There are outdoors people, and then there are normal, sane people. I won’t take sides in the matter — must preserve my journalistic detachment. But the existence of the two groups is undeniable, and may explain much of the strife in this world.
This photo from Congaree National Park was posted on Facebook by Discover South Carolina with the caption, “Name a cooler way to spend a weekend. We’ll wait.”
I look at it, and I’m all like, Damsel in distress! How did she get there? Where’s her boat? How will she ever get out of this hopeless predicament? How did she get in it to begin with? Was someone standing up in a canoe while affixing the hammock to those trees? Look at her foot! It’s dangling inches from the snake- and alligator-infested water! Help her! Help her now!
Which is, I’m guessing, not the reaction they were looking for.
And yet, there are probably people on this planet who look at that picture and see an idyll. I don’t know what’s wrong with them. As a father and grandfather of a total of seven young women and girls, I want to deliver this young woman from her plight (at least, I’m assuming that’s a young woman; she’s so far away — out of reach of help, alas! — to be sure). And to the extent that I can identify with her rather than seeing her as an object of paternal concern, I want to panic.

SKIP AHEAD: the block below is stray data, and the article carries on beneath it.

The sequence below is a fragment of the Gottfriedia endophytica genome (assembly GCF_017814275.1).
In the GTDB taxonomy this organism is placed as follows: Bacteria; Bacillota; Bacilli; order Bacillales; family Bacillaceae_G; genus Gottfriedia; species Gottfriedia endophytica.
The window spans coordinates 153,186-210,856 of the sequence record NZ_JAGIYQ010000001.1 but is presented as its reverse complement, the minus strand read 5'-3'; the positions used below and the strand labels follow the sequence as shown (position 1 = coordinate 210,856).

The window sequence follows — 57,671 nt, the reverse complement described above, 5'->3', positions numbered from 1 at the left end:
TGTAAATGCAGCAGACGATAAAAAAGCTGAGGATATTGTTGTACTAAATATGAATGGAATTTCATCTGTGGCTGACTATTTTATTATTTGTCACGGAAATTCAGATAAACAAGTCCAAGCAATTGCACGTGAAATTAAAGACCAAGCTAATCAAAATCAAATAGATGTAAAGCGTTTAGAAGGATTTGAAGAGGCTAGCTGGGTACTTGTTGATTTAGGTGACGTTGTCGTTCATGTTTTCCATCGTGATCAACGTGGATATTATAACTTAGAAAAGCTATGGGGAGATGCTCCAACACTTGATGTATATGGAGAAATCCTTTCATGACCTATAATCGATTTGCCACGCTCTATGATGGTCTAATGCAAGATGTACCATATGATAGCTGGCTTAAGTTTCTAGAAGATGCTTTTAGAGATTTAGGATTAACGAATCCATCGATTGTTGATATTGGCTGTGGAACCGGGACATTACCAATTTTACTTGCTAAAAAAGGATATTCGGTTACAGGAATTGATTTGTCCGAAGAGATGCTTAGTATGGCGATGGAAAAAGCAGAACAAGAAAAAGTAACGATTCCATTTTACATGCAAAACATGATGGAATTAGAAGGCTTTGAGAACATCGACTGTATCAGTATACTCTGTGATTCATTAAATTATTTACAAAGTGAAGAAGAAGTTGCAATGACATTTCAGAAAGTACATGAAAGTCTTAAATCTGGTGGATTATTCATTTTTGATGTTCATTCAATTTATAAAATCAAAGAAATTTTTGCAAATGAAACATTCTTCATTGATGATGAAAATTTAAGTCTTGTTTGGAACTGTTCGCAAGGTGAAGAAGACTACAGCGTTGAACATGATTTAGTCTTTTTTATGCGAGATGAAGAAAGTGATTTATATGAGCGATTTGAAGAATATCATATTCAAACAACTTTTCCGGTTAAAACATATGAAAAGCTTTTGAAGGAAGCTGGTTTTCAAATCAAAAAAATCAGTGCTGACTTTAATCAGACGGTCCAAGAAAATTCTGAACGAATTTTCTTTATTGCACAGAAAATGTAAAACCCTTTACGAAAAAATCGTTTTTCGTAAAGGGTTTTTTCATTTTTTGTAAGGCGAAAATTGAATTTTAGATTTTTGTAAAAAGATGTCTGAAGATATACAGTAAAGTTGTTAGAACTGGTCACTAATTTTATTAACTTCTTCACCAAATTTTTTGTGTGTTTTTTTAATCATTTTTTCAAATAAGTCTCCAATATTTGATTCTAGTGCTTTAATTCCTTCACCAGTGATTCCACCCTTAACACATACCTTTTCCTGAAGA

You realize, of course, that were this a still from a film, within a few frames something would emerge from that dark water and take her leg off at the knee, or pull her under.
Sheesh. I don’t need this stress on a Monday…
Snakes and alligators gotta eat too. Darwin made some good points.
That is a beautiful picture. Absolute serenity. The critters may pester her, but the humans will let her be.
I wouldn’t worry about the snakes or gators, but the mosquitoes will eat her alive!. Congaree Swamp is beautiful, and usually very peaceful.